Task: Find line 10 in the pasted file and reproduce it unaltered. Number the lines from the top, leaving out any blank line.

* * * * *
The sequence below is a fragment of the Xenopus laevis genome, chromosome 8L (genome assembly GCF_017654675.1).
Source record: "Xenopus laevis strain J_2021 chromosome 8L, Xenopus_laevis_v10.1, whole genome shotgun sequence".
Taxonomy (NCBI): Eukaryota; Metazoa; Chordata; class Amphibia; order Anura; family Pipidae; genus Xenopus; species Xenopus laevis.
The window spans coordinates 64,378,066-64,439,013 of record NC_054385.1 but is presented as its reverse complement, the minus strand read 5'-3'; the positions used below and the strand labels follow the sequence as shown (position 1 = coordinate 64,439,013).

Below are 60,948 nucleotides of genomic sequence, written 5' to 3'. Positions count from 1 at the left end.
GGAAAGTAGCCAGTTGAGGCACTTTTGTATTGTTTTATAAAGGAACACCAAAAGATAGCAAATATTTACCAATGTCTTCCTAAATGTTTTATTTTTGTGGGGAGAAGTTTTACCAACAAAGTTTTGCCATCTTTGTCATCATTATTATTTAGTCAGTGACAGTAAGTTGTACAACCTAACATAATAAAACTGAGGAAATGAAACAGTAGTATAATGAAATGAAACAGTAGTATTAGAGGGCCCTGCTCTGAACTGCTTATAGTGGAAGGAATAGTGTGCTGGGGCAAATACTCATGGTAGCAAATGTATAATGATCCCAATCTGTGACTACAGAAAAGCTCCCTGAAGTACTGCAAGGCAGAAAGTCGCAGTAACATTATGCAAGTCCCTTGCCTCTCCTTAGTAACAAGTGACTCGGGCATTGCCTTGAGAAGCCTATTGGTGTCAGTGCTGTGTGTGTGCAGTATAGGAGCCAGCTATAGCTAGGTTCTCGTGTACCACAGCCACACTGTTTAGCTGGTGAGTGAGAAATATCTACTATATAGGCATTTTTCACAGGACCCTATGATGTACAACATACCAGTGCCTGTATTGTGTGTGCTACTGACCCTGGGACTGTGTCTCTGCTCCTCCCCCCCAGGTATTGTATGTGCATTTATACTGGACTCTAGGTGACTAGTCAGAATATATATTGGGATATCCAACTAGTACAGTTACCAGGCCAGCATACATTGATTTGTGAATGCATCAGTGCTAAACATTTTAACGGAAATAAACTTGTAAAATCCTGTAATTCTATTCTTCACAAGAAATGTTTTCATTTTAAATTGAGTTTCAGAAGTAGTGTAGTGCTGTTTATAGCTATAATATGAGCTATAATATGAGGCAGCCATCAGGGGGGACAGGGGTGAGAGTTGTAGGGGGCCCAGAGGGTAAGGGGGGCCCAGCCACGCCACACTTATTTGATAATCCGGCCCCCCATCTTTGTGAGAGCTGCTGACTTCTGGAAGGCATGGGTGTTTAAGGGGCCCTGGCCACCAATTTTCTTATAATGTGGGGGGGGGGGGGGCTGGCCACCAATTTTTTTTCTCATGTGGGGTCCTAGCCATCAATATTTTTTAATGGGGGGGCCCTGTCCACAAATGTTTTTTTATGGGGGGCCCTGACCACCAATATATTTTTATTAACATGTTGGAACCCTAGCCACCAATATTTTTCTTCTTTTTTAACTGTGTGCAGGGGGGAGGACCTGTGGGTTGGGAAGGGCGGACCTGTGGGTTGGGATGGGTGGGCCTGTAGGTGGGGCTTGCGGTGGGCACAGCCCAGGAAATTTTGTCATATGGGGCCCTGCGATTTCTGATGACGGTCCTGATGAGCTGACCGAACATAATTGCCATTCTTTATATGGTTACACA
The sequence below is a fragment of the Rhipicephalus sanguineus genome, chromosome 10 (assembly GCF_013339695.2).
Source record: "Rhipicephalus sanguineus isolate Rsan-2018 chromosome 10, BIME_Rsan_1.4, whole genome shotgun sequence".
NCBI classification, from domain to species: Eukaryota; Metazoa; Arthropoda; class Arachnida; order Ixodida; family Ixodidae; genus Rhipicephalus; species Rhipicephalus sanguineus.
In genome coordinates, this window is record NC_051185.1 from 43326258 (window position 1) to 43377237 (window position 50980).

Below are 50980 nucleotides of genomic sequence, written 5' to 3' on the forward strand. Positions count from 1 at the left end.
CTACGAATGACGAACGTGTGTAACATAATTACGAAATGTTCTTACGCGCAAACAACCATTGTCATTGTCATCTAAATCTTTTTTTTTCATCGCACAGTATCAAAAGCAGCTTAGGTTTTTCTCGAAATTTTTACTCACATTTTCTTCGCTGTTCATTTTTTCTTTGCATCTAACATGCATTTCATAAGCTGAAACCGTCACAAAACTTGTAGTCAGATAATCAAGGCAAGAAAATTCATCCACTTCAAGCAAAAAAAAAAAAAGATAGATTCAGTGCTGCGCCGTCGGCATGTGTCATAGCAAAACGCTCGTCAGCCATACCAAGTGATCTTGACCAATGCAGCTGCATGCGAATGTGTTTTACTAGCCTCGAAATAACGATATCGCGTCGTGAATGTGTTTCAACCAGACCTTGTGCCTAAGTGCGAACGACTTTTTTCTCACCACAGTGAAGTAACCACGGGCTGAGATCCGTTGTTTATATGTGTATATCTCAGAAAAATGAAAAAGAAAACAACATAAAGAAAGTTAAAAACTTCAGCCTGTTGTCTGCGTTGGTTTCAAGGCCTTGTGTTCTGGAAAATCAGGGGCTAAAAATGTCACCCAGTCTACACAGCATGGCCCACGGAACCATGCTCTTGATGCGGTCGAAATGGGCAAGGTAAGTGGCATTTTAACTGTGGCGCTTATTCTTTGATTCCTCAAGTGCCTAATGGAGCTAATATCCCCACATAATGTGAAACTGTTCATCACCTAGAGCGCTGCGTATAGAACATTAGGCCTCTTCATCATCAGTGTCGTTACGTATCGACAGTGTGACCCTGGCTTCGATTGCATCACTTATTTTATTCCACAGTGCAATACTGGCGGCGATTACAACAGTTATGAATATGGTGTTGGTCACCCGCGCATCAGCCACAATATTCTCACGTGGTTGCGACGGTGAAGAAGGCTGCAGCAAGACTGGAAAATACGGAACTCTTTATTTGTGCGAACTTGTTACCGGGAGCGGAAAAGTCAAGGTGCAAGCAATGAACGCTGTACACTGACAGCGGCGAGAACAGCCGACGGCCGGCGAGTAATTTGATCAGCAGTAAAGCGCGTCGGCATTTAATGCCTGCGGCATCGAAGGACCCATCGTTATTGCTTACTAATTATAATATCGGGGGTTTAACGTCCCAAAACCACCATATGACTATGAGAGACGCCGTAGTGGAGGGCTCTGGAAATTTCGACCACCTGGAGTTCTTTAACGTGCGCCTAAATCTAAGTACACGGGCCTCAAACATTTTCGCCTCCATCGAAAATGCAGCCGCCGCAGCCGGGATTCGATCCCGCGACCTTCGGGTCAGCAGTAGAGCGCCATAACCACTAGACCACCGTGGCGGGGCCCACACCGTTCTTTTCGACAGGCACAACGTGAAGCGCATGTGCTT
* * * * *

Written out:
In genome coordinates, this window is record NC_051185.1 from 43326258 (window position 1) to 43377237 (window position 50980).